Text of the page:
Meet Will Benson, journalist for Theatre World, whose life revolves around reviewing a variety of shows, drinking far too much and lusting after Kim, the sub editor. But after a few unfortunate events, including an interview with an extremely drunk Northern comedian who let slip too much, and some bad reactions to some reviews (of admittedly bad plays) he starts receiving cryptic death threats.
Over the course of the week, as Will pursues both his enemy and tries to straighten out his love-life, the threats become more and more serious before it seems that the only solution is to run away. Of course that doesn’t stop someone from following you…
Charles Spencer wrote three books in the Will Benson series between 1994 and 2000, but his primary role has been as chief theatre critic for the Daily Telegraph from 1991 to 2014. Clearly, he’s drawn from his experiences for these novels – I presume that he had to deal with things like East End talent shows before he joined the Telegraph – and he’s perfectly willing to take a pop at some of the people who he’s come across in his normal job. Some of them get mentioned by their actual names – Andrew Lloyd Webber gets a bit of stick – but most others get to hide behind a pseudonym. The prime example is the comedian Joe “The Big C*&%” Johnson, clearly Roy “Chubby” Brown, but given what happens with that character, names would have to have been changed.
Anyway, this is a comedy-thriller, rather than a whodunit – no gets killed, for example, but there is the ongoing mystery of who is going to kill our hero. It’s not a fair-play mystery by any means – Will bounces from prime suspect to prime suspect until he finds the killer. It’s a fun read – Spencer has a nice turn of phrase and Will is an entertaining narrator. It’s gets a little silly at times – the location of the final confrontation between Will and his nemesis is particularly over the top – but it’s a fun read that keeps the pages turning.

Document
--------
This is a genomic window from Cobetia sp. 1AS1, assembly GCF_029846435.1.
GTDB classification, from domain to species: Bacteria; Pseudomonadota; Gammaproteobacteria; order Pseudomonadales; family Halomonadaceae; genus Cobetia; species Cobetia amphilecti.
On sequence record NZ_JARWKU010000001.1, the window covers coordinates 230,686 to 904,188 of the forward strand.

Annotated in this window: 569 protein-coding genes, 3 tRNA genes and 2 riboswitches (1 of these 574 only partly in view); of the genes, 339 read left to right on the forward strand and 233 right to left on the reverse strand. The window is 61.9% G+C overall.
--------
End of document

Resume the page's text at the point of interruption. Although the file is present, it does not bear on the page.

… I should warn readers who might be expecting something on the lines of a cozy mystery, especially from the theatre critic of such a “nice” paper like the Telegraph, that this book does contain a fair bit of sex. Sexually explicit language and graphic descriptions of the act itself. Now, I’m not a prude (“Yes he is” – Mrs Puzzle Doctor) but some of it seemed unnecessary to me, adding nothing to the narrative apart from a couple of cheap thrills. Most notable was the scene where Will, on the run from his nemesis, hides out in a strip club and we get a full description of the details of the act of the lady at the top of the bill.
But it’s an entertaining read and worth your time. Just treat that last paragraph as a bit of a caveat, as while there is a hint in the blurb, it is just a hint. But even so, this is a Recommended read.
This copy was provided by the publishers, Bello Books, who are doing a cracking job of re-releasing mysteries by a variety of authors. Do take a look at their catalogue, by the way. Loads of good stuff in there.
This review is not part of my attempt at Readathon UK for the school where I work – ten books between 6th Feb and 5th March. Not sure the Headmaster would approve of this one. But even so, if you want to make a donation to the children’s charities that they support, then please visit their Just Giving page.